Klinefelter syndrome (KS) is the most frequent chromosomal abnormality caused by aneuploidies. It occurs in 1/660 male newborns and has a prevalence of 1-2% in infertile men; 0.6% with severe oligospermia (<5 million sperm/ml) and 10-12% in patients with azoospermia. Objective:
To determine the prevalence of KS in patients with male infertility at the National Institute of Perinatology (INPer) and the prevalence of the main clinical characteristics of the syndrome, the hormonal profile and the diagnostic karyotype they presented. Methodology:
Patients with male infertility were included between 2016 and 2018 that presented azoospermia or severe oligospermia in semen analysis (SA) and had a karyotype as part of the diagnostic approach. The clinical characteristics, somatometry and initial hormonal profile were analyzed. Results:
A total of 1,029 men with male infertility were found between 2016 and 2018 with a prevalence of 0.29%; 100% presented azoospermia on SA with a 47, XYY karyotype. The average age of KS diagnosis was at 30.3 years, with a height of 1.66 m and BMI of 24.98 kg/m2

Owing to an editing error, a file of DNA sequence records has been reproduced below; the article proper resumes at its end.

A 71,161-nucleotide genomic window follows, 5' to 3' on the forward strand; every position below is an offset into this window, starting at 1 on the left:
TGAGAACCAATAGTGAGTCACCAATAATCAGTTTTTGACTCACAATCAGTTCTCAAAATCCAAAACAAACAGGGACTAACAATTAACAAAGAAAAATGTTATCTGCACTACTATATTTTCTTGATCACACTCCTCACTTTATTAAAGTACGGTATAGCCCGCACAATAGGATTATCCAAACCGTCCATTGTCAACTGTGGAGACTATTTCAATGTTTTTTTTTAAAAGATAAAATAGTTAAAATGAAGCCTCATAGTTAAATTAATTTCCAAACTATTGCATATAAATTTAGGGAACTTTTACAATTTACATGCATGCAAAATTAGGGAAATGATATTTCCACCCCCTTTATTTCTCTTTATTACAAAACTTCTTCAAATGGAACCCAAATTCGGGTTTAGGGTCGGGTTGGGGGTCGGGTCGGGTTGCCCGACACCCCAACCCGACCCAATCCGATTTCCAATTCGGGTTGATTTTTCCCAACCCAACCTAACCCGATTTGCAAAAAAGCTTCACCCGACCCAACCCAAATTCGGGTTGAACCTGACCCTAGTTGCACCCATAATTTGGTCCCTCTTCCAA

(normal). 100% presented testicular hypotrophy with an average volume â€‹â€‹of 2.68 cc and 2.49 cc (right and left respectively). Only one patient presented gynecomastia (33%) stage 3 in Tanner scale and one hypospadias (33%). The average on hormonal profile levels was 32.4 mIU/ml for FSH, 20.43 mIU/ml for LH, testosterone of 8.14 nmol/L and estradiol of 53.46 pg/ml. 100% had normal prolactin levels (8.27 ng/ml). Conclusions:
KS is one of the most common genetic causes of male infertility characterized by a 47, XXY karyotype. The main clinical manifestations are: tall stature, overweight and obesity, sparse hair, testicular hypotrophy (<4 cc), gynecomastia, and infertility. They are characterized by having abnormal concentrations of testosterone, FSH and LH and they can achieve pregnancy using TESE (Testicular Sperm Extraction) combined with ICSI.